Butantan uses spider toxin to develop drugs and insecticides

Butantan uses spider toxin to develop drugs and insecticides

It is no longer today that medicine transforms deadly animal venom into medication, and that is exactly what researchers from the Butantan Institute are doing with a toxin from the tarantula Acanthoscurria juruenicola, a species native to the Amazon, as highlighted in an article published in the journal Journal of Proteome Research.

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The group, which also includes researchers from the Federal University of São Paulo (Unifesp) and partners from Brazil and the USA, found a total of 92 proteins, 14 of which are cysteine-rich peptides (CRP), a type of molecule common in spider toxins with effects on ion channels — proteins used as treatment targets and are studied, for example, as potential analgesic agents — and against microorganisms.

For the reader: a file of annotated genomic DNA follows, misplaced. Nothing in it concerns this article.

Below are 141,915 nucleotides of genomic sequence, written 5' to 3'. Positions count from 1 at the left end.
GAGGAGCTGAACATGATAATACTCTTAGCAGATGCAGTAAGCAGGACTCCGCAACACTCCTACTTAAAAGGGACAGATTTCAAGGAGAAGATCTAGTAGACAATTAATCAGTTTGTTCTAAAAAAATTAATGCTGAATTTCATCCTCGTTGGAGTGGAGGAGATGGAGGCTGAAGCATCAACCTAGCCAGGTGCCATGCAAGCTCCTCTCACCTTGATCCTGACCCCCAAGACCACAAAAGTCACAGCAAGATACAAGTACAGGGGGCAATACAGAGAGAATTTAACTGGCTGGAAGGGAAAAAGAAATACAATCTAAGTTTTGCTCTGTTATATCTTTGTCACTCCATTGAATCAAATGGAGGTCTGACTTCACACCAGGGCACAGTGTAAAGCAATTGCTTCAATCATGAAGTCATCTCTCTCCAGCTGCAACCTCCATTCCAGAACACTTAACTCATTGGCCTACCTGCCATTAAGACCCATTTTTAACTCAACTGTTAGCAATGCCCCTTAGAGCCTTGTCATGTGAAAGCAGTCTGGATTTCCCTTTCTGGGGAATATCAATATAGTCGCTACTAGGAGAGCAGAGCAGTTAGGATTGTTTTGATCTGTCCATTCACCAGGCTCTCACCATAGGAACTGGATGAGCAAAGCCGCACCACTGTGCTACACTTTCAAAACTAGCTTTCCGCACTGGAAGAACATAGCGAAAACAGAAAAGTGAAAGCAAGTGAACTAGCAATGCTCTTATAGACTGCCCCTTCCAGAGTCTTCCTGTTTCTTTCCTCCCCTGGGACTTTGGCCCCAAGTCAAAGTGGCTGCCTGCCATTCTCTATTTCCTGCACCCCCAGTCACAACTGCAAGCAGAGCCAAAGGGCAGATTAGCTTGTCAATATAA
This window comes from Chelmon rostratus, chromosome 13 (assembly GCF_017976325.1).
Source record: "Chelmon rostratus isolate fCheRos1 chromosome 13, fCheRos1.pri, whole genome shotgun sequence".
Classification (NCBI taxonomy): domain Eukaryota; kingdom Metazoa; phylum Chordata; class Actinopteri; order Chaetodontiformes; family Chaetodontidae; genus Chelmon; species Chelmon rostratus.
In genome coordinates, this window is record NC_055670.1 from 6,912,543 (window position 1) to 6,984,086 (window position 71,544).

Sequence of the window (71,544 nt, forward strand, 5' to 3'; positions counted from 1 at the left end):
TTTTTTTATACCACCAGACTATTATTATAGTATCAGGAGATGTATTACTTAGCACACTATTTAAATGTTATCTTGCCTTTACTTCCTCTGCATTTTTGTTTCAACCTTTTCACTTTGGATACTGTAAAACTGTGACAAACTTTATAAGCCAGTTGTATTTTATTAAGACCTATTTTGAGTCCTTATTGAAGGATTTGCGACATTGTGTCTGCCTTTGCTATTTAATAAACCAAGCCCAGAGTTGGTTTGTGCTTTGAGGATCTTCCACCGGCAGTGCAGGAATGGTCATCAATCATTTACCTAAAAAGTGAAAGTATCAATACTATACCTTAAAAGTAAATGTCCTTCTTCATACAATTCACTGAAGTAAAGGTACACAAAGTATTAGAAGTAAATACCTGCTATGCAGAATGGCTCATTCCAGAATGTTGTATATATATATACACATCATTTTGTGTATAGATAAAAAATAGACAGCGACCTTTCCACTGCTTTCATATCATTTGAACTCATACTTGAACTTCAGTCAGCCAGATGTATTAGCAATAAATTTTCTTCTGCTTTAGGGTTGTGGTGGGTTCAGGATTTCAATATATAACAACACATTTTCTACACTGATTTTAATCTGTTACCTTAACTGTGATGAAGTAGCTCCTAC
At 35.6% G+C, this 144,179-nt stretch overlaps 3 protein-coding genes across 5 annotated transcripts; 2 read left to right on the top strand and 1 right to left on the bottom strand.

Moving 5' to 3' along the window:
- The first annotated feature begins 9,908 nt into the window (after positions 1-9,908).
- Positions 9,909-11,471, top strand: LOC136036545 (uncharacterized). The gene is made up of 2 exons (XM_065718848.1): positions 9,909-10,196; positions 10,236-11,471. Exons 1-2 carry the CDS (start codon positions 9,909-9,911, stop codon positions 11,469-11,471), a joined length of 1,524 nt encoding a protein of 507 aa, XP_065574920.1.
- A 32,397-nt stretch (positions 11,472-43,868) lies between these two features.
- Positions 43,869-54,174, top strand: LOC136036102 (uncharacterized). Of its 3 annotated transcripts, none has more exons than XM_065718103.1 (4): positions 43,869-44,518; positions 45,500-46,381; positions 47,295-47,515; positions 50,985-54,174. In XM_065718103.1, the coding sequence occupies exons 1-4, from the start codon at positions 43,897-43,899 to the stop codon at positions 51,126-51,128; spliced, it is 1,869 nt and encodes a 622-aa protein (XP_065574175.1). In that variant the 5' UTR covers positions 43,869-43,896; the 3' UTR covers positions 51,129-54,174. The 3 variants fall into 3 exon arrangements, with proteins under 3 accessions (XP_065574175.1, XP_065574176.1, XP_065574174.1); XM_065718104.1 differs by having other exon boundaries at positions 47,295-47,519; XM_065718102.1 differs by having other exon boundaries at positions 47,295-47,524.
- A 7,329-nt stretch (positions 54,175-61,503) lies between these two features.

Some of these CRPs can cause paralysis in insects. The researchers conducted experiments with small amounts of the venom on crickets and found that this paralysis could last for 24 hours. The idea, then, is to study the substance to the point of developing a biological insecticide.

In previous studies, researchers noted a species of Acanthoscurria with a venom that carries a possible antimicrobial effect, so the expectation is that the currently studied species also has these properties. For this, the group must deepen the analyses.

The scientists noticed a higher concentration of proteins was found in the venom of females, which could be caused by the need for protection of the eggs, thus naturally requiring more venom. “The solution to many problems may be hidden in species that have not yet been discovered or even in others that have been described for a long time, such as this spider”, opine the study’s authors.

Previously, a team from Australia discovered that the venom of the world’s most dangerous spider can help save human hearts. This is the funnel web spider venom protein called Hi1a. This protein works by interrupting a signal that is sent to the cell to die if it does not have enough oxygen, which can happen during an attack or during the removal of the organ for transplantation.

Source: Journal of Proteome Research via FAPESP Agency